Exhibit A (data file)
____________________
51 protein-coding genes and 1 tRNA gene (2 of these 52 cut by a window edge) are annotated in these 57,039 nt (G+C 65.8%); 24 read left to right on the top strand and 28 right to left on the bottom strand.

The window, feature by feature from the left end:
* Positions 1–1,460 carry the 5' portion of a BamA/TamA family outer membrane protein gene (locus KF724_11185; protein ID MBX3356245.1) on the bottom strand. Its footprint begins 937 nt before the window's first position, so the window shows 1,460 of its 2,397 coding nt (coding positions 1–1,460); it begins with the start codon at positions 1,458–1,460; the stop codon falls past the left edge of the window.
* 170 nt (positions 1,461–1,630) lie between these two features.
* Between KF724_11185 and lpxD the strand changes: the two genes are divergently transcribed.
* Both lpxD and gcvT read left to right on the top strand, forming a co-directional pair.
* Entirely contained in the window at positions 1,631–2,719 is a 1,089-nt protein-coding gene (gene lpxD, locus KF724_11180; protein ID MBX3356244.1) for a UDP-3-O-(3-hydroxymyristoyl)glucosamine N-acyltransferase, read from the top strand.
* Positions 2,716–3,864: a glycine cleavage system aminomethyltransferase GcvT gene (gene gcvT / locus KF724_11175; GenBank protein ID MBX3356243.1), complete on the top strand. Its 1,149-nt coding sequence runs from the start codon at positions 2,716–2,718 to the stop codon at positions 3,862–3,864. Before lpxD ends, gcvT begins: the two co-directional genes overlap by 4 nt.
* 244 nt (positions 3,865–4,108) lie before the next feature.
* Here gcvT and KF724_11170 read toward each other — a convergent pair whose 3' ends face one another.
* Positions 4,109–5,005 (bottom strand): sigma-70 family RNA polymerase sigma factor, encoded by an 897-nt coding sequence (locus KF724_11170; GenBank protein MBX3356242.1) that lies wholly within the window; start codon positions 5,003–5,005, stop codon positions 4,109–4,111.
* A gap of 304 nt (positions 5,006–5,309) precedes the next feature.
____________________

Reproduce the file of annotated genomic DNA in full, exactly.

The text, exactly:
51 protein-coding genes and 1 tRNA gene (2 of these 52 cut by a window edge) are annotated in these 57,039 nt (G+C 65.8%); 24 read left to right on the top strand and 28 right to left on the bottom strand.

The window, feature by feature from the left end:
* Positions 1–1,460 carry the 5' portion of a BamA/TamA family outer membrane protein gene (locus KF724_11185; protein ID MBX3356245.1) on the bottom strand. Its footprint begins 937 nt before the window's first position, so the window shows 1,460 of its 2,397 coding nt (coding positions 1–1,460); it begins with the start codon at positions 1,458–1,460; the stop codon falls past the left edge of the window.
* 170 nt (positions 1,461–1,630) lie between these two features.
* Between KF724_11185 and lpxD the strand changes: the two genes are divergently transcribed.
* Both lpxD and gcvT read left to right on the top strand, forming a co-directional pair.
* Entirely contained in the window at positions 1,631–2,719 is a 1,089-nt protein-coding gene (gene lpxD, locus KF724_11180; protein ID MBX3356244.1) for a UDP-3-O-(3-hydroxymyristoyl)glucosamine N-acyltransferase, read from the top strand.
* Positions 2,716–3,864: a glycine cleavage system aminomethyltransferase GcvT gene (gene gcvT / locus KF724_11175; GenBank protein ID MBX3356243.1), complete on the top strand. Its 1,149-nt coding sequence runs from the start codon at positions 2,716–2,718 to the stop codon at positions 3,862–3,864. Before lpxD ends, gcvT begins: the two co-directional genes overlap by 4 nt.
* 244 nt (positions 3,865–4,108) lie before the next feature.
* Here gcvT and KF724_11170 read toward each other — a convergent pair whose 3' ends face one another.
* Positions 4,109–5,005 (bottom strand): sigma-70 family RNA polymerase sigma factor, encoded by an 897-nt coding sequence (locus KF724_11170; GenBank protein MBX3356242.1) that lies wholly within the window; start codon positions 5,003–5,005, stop codon positions 4,109–4,111.
* A gap of 304 nt (positions 5,006–5,309) precedes the next feature.